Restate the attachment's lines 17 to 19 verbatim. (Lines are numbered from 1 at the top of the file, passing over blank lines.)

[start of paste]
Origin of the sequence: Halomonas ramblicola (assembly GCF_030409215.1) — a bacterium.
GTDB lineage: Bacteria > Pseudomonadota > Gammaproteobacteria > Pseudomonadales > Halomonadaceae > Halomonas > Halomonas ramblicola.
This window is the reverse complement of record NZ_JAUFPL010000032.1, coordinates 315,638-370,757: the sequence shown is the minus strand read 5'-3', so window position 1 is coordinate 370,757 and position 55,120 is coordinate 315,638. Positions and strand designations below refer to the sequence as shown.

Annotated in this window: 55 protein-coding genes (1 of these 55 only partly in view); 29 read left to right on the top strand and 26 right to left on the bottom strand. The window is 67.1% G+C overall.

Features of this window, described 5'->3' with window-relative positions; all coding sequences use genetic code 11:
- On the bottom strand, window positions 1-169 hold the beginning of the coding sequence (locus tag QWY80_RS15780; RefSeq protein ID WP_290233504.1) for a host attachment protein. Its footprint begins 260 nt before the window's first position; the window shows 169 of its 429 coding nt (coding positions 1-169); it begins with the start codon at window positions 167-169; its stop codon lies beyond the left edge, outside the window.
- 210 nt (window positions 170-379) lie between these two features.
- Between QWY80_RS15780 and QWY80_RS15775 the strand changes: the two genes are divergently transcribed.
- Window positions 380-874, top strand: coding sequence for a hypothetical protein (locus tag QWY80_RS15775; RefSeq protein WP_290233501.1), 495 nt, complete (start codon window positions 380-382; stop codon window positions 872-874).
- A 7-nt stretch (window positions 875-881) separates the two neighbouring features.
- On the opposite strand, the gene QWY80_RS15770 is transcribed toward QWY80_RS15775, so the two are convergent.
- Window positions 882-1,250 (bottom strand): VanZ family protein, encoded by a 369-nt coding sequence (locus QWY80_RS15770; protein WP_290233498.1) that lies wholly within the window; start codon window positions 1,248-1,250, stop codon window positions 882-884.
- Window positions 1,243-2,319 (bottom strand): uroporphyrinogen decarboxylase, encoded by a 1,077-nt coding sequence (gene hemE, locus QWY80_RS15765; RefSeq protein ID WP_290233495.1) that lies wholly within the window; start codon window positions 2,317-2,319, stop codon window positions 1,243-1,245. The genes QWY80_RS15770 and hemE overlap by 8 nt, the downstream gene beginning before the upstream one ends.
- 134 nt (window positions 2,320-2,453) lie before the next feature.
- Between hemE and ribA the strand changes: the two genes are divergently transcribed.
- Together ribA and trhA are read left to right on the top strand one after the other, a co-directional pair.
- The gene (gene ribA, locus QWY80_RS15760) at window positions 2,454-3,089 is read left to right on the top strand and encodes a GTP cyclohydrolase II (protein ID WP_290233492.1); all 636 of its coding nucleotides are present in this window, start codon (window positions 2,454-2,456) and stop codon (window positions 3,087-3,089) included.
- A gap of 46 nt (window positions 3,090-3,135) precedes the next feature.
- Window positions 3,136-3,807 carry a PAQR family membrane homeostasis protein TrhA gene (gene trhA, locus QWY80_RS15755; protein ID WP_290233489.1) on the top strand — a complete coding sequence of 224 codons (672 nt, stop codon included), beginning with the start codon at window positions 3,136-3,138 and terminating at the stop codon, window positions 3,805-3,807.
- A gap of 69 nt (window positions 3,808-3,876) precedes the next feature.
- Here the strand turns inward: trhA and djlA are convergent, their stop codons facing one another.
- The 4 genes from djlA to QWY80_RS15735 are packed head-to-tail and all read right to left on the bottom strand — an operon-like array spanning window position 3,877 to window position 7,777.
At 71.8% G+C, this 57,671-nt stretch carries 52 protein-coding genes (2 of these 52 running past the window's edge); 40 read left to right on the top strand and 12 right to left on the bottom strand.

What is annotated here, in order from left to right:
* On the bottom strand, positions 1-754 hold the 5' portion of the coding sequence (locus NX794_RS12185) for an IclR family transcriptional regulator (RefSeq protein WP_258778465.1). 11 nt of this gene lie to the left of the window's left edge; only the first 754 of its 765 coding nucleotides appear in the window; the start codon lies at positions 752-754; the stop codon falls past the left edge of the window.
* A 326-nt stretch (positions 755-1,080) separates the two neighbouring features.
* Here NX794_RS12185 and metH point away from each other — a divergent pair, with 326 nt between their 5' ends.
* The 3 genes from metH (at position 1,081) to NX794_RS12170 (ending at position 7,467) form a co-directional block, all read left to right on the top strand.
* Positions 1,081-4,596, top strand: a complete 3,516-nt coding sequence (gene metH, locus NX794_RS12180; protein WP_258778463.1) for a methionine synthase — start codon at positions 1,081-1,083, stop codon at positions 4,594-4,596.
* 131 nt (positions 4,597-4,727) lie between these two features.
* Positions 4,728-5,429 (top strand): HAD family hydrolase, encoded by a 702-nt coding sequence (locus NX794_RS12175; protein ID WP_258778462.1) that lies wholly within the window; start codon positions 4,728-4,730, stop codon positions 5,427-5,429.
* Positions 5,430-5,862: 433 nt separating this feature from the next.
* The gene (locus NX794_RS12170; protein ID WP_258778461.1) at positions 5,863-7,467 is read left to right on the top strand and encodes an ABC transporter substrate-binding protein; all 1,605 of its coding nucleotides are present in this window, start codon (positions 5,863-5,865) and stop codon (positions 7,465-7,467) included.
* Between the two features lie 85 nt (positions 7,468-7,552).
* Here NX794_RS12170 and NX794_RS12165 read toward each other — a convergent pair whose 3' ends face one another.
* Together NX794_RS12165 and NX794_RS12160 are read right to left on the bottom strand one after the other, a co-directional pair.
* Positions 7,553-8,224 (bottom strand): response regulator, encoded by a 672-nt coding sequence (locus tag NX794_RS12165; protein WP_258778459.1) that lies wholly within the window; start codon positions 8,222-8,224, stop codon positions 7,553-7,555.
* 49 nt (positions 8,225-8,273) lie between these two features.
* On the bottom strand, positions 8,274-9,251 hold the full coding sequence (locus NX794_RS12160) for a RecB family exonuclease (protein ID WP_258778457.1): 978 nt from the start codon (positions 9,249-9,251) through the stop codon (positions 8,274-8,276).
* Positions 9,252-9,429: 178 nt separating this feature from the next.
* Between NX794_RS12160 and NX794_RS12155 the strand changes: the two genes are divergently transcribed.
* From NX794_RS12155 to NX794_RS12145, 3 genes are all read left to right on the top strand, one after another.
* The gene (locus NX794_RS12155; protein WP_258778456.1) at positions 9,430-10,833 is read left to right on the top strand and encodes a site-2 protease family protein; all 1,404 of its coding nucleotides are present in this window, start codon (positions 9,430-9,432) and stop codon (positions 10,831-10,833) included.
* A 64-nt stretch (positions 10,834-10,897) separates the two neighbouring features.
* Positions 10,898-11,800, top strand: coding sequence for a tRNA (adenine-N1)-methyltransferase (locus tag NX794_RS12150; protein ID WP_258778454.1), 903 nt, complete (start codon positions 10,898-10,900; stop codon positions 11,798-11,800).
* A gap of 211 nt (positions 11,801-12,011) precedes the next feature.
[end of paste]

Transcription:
- The gene (gene ribA, locus QWY80_RS15760) at window positions 2,454-3,089 is read left to right on the top strand and encodes a GTP cyclohydrolase II (protein ID WP_290233492.1); all 636 of its coding nucleotides are present in this window, start codon (window positions 2,454-2,456) and stop codon (window positions 3,087-3,089) included.
- A gap of 46 nt (window positions 3,090-3,135) precedes the next feature.
- Window positions 3,136-3,807 carry a PAQR family membrane homeostasis protein TrhA gene (gene trhA, locus QWY80_RS15755; protein ID WP_290233489.1) on the top strand — a complete coding sequence of 224 codons (672 nt, stop codon included), beginning with the start codon at window positions 3,136-3,138 and terminating at the stop codon, window positions 3,805-3,807.